Protein Kinase C Signaling in Carcinogenesis

  • Thao N. D. Pham
  • Debra A. TonettiEmail author


Protein kinase C (PKC) is a family of serine-threonine kinases that plays an essential role in diverse physiological processes. As such, dysregulation of these kinases results in a number of pathological conditions including cancer. Functional studies have shed light on key PKC signaling pathways that contribute to maintaining survival, growth, and metastatic potential of cancer cells. Targeting specific PKC isoforms is effective at inhibiting cancer development and progression in animal models, providing proof of concept that the members of the PKC family are potentially promising therapeutic targets. Unfortunately, to date there is limited success in generating efficacious and safe PKC modulators mainly due to the high structural conservation among PKC members. An additional challenge is effectively targeting a single PKC isoform in the context of the complex interplay among the isoforms in specific tissues and cancer subtypes. Recent findings on isoform-specific binding partners provide us with an opportunity to control the activity of a single isoform without affecting others. Moving forward, there is potential to utilize specific PKC isoforms as prognostic and predictive biomarkers to guide therapeutic choice and predict response to treatment.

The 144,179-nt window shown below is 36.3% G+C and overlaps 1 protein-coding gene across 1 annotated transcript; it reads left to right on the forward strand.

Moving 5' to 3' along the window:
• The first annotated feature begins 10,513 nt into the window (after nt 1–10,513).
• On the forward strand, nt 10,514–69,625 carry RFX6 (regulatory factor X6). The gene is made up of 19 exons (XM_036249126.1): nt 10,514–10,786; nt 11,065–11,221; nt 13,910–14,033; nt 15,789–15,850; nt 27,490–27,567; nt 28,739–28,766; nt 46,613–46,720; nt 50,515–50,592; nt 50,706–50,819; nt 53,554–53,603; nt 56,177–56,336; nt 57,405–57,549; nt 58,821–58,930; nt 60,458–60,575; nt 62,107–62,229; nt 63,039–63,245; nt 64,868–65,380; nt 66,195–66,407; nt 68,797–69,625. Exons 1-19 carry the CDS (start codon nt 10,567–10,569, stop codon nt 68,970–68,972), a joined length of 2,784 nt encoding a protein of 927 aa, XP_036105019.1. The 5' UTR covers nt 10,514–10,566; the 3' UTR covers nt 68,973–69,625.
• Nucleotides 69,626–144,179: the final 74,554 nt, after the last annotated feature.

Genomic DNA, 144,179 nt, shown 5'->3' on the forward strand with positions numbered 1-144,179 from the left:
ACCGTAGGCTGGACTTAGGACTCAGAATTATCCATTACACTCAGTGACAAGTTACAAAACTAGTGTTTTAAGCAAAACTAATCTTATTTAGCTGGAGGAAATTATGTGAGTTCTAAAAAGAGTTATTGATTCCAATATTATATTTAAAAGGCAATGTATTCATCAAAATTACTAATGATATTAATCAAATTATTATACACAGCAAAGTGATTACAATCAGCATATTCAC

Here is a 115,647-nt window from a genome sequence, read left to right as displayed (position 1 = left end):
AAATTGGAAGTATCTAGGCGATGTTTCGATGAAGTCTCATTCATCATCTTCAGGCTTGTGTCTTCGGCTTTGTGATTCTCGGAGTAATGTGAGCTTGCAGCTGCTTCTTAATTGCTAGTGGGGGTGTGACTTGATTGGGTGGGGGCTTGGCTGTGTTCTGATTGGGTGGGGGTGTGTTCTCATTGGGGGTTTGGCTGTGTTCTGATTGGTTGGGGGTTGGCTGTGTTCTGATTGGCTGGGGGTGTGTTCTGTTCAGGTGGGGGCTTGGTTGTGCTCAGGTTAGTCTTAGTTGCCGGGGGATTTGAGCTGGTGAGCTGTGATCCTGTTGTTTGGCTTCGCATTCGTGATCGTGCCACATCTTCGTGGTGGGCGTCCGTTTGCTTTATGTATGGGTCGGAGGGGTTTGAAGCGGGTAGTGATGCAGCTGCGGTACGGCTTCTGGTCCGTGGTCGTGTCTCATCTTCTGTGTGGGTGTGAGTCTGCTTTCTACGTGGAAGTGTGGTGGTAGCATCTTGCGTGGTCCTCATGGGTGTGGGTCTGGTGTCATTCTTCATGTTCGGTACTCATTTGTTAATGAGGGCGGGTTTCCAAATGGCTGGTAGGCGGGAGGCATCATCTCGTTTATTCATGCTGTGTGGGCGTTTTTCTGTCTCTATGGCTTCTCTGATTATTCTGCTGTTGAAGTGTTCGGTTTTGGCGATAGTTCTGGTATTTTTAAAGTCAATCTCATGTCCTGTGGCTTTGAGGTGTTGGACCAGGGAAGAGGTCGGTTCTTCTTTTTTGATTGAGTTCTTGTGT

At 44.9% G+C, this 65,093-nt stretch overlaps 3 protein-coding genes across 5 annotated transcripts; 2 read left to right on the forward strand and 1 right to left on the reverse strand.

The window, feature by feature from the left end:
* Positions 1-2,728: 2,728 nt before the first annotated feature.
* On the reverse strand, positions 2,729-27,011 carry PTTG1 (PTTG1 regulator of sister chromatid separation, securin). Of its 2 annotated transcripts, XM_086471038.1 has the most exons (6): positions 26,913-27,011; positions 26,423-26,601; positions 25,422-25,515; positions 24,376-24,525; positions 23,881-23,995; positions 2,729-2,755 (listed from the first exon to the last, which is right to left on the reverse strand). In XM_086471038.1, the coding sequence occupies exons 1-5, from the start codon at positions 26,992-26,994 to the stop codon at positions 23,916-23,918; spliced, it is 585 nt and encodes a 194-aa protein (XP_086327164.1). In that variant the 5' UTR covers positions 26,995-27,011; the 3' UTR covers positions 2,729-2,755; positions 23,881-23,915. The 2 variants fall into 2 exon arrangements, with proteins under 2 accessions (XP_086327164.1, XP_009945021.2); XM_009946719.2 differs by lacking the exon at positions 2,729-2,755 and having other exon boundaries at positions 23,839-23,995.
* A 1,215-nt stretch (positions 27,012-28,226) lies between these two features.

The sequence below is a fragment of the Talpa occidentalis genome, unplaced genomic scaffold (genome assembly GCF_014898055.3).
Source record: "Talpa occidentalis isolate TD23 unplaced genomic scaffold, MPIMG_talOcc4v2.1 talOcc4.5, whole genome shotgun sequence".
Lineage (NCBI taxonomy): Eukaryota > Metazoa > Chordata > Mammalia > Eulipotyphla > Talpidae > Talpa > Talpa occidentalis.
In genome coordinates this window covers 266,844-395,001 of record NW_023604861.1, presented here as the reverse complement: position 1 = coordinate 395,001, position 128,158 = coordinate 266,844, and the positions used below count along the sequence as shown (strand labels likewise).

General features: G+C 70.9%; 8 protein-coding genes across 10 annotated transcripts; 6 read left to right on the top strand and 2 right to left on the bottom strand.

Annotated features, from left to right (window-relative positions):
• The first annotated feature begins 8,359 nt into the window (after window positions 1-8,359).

PKC Isoforms Biomarkers Kinases 



Acute myeloid leukemia


Cancer stem cell




G-protein-coupled receptor


Inositol triphosphate


Phosphoinositide-dependent kinase-1


cAMP-dependent protein kinase


Protein kinase C


cGMP-dependent protein kinase


Phosphoinositide phospholipase C




Receptor tyrosine kinase


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© Springer Nature Switzerland AG 2019

Authors and Affiliations

  1. 1.Department of Biopharmaceutical Sciences, College of PharmacyUniversity of Illinois at ChicagoChicagoUSA

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